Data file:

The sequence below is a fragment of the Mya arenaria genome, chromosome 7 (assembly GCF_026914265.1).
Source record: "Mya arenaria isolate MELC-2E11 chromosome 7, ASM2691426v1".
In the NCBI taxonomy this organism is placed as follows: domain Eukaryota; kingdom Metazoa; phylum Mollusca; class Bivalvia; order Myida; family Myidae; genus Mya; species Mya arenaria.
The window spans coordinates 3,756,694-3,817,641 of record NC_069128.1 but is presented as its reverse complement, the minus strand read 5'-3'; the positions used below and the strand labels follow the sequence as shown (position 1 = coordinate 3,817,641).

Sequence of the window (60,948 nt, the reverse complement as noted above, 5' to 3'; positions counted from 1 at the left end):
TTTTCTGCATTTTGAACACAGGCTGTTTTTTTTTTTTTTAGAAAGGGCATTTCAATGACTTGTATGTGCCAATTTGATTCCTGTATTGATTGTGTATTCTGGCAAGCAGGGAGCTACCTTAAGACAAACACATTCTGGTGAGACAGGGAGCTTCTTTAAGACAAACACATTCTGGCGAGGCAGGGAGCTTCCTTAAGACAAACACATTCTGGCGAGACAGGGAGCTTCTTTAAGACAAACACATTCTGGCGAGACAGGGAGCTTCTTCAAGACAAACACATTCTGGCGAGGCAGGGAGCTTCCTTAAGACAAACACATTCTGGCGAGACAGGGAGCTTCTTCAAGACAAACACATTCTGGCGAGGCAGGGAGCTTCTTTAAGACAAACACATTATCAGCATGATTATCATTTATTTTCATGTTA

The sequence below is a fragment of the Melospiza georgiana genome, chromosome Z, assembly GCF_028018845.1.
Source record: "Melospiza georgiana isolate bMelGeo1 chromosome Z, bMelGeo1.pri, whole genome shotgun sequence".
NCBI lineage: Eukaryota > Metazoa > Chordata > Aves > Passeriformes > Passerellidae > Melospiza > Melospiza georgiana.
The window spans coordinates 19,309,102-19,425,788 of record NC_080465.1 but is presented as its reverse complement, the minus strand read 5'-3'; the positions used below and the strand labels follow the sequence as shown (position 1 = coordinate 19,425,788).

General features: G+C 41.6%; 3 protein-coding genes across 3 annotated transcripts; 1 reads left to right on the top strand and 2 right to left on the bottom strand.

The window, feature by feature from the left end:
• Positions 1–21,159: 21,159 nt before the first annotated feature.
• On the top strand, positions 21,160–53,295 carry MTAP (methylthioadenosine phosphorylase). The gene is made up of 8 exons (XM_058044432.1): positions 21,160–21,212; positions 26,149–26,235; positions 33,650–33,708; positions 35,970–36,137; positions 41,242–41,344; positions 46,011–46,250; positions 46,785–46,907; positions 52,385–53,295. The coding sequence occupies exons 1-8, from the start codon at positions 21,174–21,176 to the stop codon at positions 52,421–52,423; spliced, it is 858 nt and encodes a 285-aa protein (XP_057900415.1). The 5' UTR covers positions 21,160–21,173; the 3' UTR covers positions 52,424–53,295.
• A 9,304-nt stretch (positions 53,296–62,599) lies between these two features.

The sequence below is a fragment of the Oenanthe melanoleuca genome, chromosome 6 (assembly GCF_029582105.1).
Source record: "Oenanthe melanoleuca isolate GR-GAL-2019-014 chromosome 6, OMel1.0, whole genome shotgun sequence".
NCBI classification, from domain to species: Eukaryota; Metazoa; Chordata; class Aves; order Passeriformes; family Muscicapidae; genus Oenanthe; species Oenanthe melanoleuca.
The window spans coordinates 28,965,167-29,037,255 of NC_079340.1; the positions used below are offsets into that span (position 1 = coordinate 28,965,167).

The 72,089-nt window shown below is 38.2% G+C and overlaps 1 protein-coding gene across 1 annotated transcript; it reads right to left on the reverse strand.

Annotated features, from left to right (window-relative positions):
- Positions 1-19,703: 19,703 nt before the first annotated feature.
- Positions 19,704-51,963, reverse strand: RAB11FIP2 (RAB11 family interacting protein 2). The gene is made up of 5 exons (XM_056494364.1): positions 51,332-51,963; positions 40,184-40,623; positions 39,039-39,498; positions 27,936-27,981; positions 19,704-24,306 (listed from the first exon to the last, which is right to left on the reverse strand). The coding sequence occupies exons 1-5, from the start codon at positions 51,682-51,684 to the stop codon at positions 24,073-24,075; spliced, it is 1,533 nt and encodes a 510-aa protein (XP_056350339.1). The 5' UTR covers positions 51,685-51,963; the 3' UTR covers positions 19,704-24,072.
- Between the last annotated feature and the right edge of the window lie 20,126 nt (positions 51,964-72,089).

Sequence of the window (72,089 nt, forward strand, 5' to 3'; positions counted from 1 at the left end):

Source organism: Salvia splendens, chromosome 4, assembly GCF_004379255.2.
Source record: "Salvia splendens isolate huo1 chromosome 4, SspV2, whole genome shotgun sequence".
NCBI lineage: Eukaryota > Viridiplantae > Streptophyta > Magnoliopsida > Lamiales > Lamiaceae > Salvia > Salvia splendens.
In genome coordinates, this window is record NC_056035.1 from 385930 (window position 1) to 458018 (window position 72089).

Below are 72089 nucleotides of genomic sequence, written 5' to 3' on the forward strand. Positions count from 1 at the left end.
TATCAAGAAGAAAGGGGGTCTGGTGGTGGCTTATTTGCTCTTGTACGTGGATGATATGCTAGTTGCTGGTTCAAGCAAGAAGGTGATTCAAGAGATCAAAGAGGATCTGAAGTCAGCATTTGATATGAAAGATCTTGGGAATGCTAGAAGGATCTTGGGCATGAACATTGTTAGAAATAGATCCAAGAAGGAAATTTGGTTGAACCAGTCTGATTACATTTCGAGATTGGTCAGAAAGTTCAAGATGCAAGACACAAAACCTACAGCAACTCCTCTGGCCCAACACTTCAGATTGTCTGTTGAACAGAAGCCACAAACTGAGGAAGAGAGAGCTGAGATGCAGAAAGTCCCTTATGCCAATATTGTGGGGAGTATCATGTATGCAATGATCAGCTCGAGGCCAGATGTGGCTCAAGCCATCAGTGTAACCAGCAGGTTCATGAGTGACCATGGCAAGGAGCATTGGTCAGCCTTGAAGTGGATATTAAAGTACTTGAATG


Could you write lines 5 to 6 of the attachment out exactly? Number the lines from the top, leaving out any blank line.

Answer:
Sequence of the window (60,948 nt, the reverse complement as noted above, 5' to 3'; positions counted from 1 at the left end):
TTTTCTGCATTTTGAACACAGGCTGTTTTTTTTTTTTTTAGAAAGGGCATTTCAATGACTTGTATGTGCCAATTTGATTCCTGTATTGATTGTGTATTCTGGCAAGCAGGGAGCTACCTTAAGACAAACACATTCTGGTGAGACAGGGAGCTTCTTTAAGACAAACACATTCTGGCGAGGCAGGGAGCTTCCTTAAGACAAACACATTCTGGCGAGACAGGGAGCTTCTTTAAGACAAACACATTCTGGCGAGACAGGGAGCTTCTTCAAGACAAACACATTCTGGCGAGGCAGGGAGCTTCCTTAAGACAAACACATTCTGGCGAGACAGGGAGCTTCTTCAAGACAAACACATTCTGGCGAGGCAGGGAGCTTCTTTAAGACAAACACATTATCAGCATGATTATCATTTATTTTCATGTTA